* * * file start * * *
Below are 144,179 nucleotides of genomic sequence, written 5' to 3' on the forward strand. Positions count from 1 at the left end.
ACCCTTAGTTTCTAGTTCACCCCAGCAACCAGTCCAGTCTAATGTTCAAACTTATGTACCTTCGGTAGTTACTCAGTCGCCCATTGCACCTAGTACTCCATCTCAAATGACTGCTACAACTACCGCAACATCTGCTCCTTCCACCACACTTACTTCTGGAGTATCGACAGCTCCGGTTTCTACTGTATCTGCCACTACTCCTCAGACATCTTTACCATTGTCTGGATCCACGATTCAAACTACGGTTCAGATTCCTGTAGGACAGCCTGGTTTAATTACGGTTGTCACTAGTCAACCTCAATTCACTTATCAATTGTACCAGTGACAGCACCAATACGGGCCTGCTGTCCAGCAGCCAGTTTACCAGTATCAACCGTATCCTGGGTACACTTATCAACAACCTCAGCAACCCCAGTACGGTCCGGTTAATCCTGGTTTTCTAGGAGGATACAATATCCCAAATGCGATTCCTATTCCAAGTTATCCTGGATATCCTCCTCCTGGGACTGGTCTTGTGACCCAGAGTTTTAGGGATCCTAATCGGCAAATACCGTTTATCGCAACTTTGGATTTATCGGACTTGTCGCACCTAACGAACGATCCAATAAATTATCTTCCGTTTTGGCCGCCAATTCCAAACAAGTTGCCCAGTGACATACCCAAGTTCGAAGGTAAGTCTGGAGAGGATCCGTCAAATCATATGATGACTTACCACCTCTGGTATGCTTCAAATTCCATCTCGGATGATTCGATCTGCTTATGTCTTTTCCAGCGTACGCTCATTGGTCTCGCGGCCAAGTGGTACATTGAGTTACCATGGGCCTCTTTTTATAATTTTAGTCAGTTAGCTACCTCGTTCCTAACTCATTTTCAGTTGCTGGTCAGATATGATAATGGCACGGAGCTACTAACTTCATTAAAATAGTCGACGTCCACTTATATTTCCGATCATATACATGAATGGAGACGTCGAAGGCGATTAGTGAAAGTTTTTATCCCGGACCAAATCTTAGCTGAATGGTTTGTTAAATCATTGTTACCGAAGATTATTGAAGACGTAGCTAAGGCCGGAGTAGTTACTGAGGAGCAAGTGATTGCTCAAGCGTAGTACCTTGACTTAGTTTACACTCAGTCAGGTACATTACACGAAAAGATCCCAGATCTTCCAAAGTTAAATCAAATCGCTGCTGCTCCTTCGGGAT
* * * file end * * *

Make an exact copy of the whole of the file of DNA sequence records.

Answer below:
Below are 144,179 nucleotides of genomic sequence, written 5' to 3' on the forward strand. Positions count from 1 at the left end.
ACCCTTAGTTTCTAGTTCACCCCAGCAACCAGTCCAGTCTAATGTTCAAACTTATGTACCTTCGGTAGTTACTCAGTCGCCCATTGCACCTAGTACTCCATCTCAAATGACTGCTACAACTACCGCAACATCTGCTCCTTCCACCACACTTACTTCTGGAGTATCGACAGCTCCGGTTTCTACTGTATCTGCCACTACTCCTCAGACATCTTTACCATTGTCTGGATCCACGATTCAAACTACGGTTCAGATTCCTGTAGGACAGCCTGGTTTAATTACGGTTGTCACTAGTCAACCTCAATTCACTTATCAATTGTACCAGTGACAGCACCAATACGGGCCTGCTGTCCAGCAGCCAGTTTACCAGTATCAACCGTATCCTGGGTACACTTATCAACAACCTCAGCAACCCCAGTACGGTCCGGTTAATCCTGGTTTTCTAGGAGGATACAATATCCCAAATGCGATTCCTATTCCAAGTTATCCTGGATATCCTCCTCCTGGGACTGGTCTTGTGACCCAGAGTTTTAGGGATCCTAATCGGCAAATACCGTTTATCGCAACTTTGGATTTATCGGACTTGTCGCACCTAACGAACGATCCAATAAATTATCTTCCGTTTTGGCCGCCAATTCCAAACAAGTTGCCCAGTGACATACCCAAGTTCGAAGGTAAGTCTGGAGAGGATCCGTCAAATCATATGATGACTTACCACCTCTGGTATGCTTCAAATTCCATCTCGGATGATTCGATCTGCTTATGTCTTTTCCAGCGTACGCTCATTGGTCTCGCGGCCAAGTGGTACATTGAGTTACCATGGGCCTCTTTTTATAATTTTAGTCAGTTAGCTACCTCGTTCCTAACTCATTTTCAGTTGCTGGTCAGATATGATAATGGCACGGAGCTACTAACTTCATTAAAATAGTCGACGTCCACTTATATTTCCGATCATATACATGAATGGAGACGTCGAAGGCGATTAGTGAAAGTTTTTATCCCGGACCAAATCTTAGCTGAATGGTTTGTTAAATCATTGTTACCGAAGATTATTGAAGACGTAGCTAAGGCCGGAGTAGTTACTGAGGAGCAAGTGATTGCTCAAGCGTAGTACCTTGACTTAGTTTACACTCAGTCAGGTACATTACACGAAAAGATCCCAGATCTTCCAAAGTTAAATCAAATCGCTGCTGCTCCTTCGGGAT